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Should the Cold War be considered a war? Show more Show less
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The Cold War was a time of geopolitical hostility between the United States and the Soviet Union. This conflict spanned about 45 years until the Soviet Union dissolved in the early 90s. However, no physical fighting ever occurred, there was only a consistent state of friction between these two nations.

No, the cold war should not be considered a war Show more Show less

Although the Cold War was an ideological competition between the Soviet Union and the United States, that does not justify defining this period of conflict between the two nations as an actual war. While this Cold War may have led to other proxy wars and even the eventual collapse of the Soviet Union, no true armed conflict ever occurred. Furthermore, because this Cold War was mostly about two superpowers trying to exert superiority over the other in everything from sporting events to space programs, this period of conflict cannot be accurately defined as a war, just a competition.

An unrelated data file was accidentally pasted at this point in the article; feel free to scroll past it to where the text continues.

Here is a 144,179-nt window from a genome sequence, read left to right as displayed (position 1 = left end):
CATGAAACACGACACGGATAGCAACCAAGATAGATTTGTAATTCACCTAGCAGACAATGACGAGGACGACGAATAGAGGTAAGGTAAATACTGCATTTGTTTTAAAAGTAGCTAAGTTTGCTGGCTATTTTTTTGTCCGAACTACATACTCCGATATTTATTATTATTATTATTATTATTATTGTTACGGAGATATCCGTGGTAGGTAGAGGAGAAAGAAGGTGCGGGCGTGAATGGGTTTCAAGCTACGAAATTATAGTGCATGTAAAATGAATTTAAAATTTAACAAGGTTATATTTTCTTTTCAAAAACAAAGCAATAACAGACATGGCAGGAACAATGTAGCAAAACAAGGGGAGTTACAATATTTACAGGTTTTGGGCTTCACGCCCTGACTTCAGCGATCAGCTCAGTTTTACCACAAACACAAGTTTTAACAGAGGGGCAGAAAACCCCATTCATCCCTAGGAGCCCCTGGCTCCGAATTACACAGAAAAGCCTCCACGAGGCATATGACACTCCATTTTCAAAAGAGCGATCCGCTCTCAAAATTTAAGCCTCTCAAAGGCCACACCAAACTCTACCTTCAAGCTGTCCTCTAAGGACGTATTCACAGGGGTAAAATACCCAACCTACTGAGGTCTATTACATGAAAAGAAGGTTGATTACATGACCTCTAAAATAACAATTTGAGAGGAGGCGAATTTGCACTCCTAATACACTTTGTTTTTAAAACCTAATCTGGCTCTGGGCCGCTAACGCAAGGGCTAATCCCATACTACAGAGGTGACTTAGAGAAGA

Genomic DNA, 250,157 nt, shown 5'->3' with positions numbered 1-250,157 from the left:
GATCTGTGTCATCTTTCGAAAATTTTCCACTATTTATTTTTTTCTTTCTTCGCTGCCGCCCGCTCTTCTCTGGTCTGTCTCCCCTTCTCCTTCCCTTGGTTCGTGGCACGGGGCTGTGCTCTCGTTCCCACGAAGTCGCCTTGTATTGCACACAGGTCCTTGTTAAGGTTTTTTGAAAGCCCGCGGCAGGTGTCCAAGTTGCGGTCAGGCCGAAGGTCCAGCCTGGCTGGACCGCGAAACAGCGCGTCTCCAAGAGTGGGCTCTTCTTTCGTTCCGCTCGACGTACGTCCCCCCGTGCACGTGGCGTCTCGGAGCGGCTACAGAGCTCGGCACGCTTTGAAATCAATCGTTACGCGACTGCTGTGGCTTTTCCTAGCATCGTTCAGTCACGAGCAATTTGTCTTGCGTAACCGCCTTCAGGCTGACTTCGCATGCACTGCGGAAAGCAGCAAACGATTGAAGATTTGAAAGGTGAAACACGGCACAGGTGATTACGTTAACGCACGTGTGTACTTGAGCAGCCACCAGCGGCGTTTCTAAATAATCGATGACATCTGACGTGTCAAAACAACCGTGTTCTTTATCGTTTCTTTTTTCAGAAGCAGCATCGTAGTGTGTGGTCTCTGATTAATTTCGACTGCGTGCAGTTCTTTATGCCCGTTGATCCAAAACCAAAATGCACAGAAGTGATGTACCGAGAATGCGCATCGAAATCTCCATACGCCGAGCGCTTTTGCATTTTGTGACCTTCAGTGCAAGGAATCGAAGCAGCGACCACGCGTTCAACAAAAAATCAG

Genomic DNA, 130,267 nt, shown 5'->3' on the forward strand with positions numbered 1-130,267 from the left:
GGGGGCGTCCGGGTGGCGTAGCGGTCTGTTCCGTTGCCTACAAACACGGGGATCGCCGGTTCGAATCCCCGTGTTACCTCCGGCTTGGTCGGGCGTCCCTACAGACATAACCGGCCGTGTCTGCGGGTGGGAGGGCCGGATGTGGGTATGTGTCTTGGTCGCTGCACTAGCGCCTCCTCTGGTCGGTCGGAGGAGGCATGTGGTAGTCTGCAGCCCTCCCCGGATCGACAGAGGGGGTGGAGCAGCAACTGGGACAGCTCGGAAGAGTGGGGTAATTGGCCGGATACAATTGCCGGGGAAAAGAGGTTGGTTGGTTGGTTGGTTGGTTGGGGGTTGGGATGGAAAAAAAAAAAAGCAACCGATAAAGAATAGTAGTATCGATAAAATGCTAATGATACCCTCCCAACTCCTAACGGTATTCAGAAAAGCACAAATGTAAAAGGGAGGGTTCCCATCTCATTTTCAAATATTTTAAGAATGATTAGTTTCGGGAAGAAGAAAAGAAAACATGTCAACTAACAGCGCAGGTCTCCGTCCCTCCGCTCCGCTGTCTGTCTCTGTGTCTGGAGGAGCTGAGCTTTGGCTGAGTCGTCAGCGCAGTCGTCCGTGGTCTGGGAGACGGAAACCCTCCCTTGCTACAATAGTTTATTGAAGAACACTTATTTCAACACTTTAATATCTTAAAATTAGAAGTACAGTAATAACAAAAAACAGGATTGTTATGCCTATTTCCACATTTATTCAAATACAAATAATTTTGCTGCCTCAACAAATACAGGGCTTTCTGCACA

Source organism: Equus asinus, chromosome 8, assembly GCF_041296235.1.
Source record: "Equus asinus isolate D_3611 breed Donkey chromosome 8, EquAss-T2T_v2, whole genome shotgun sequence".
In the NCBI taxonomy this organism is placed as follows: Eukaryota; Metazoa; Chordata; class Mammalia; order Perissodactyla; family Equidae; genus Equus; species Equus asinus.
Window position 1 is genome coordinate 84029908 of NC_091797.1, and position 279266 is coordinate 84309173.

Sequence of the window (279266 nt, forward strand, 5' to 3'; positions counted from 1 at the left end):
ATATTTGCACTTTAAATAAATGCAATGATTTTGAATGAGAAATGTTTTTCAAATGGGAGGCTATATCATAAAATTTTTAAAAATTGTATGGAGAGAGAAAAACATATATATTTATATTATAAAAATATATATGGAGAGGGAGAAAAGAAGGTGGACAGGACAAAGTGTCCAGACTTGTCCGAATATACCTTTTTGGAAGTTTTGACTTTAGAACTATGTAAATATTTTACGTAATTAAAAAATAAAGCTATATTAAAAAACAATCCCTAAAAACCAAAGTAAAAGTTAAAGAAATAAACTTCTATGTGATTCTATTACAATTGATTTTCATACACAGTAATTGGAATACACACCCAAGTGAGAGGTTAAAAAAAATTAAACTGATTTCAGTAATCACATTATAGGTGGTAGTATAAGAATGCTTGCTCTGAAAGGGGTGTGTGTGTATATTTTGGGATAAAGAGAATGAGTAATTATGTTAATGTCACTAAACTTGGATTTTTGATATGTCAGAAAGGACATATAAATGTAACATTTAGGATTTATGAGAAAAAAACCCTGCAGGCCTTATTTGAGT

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The Cuban Missile Crisis was a close call, but did not result in war

The Cuban Missile Crisis is the prime example of what was a close call between the Soviet Union and United States during the Cold War time period, but because it was just that, a close call, this period cannot be correctly defined as having been a true war. The threat of atomic warfare was certainly present during the Cuban Missile Crisis, for both nations involved, but nothing ever came of this near disaster. So, technically, this incident was merely a close call and cannot validate defining this as a Cold War since no war ever officially broke out between the Soviet Union and United States.
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    This page was last edited on Monday, 21 Sep 2020 at 13:57 UTC

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